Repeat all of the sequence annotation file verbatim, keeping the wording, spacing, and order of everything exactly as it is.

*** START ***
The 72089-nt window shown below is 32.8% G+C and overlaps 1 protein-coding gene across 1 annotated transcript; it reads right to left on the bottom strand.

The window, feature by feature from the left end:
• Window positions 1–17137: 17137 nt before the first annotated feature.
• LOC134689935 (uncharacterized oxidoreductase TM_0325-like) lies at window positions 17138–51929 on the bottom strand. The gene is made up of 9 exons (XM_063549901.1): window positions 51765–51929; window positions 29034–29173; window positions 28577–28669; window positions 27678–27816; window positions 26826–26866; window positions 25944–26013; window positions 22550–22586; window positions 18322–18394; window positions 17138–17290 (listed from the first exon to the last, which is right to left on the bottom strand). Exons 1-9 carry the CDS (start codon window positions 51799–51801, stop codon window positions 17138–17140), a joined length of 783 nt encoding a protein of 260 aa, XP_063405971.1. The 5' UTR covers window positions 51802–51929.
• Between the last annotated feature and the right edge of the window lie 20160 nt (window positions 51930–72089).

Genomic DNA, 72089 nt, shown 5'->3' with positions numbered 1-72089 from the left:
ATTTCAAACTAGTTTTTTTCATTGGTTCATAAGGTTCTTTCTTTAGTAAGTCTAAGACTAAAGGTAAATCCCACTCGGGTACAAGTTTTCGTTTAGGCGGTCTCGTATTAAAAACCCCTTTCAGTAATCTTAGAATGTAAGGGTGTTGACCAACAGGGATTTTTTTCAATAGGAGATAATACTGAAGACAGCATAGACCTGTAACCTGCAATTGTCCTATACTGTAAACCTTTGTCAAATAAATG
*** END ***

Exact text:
The 72089-nt window shown below is 32.8% G+C and overlaps 1 protein-coding gene across 1 annotated transcript; it reads right to left on the bottom strand.

The window, feature by feature from the left end:
• Window positions 1–17137: 17137 nt before the first annotated feature.
• LOC134689935 (uncharacterized oxidoreductase TM_0325-like) lies at window positions 17138–51929 on the bottom strand. The gene is made up of 9 exons (XM_063549901.1): window positions 51765–51929; window positions 29034–29173; window positions 28577–28669; window positions 27678–27816; window positions 26826–26866; window positions 25944–26013; window positions 22550–22586; window positions 18322–18394; window positions 17138–17290 (listed from the first exon to the last, which is right to left on the bottom strand). Exons 1-9 carry the CDS (start codon window positions 51799–51801, stop codon window positions 17138–17140), a joined length of 783 nt encoding a protein of 260 aa, XP_063405971.1. The 5' UTR covers window positions 51802–51929.
• Between the last annotated feature and the right edge of the window lie 20160 nt (window positions 51930–72089).

Genomic DNA, 72089 nt, shown 5'->3' with positions numbered 1-72089 from the left:
ATTTCAAACTAGTTTTTTTCATTGGTTCATAAGGTTCTTTCTTTAGTAAGTCTAAGACTAAAGGTAAATCCCACTCGGGTACAAGTTTTCGTTTAGGCGGTCTCGTATTAAAAACCCCTTTCAGTAATCTTAGAATGTAAGGGTGTTGACCAACAGGGATTTTTTTCAATAGGAGATAATACTGAAGACAGCATAGACCTGTAACCTGCAATTGTCCTATACTGTAAACCTTTGTCAAATAAATG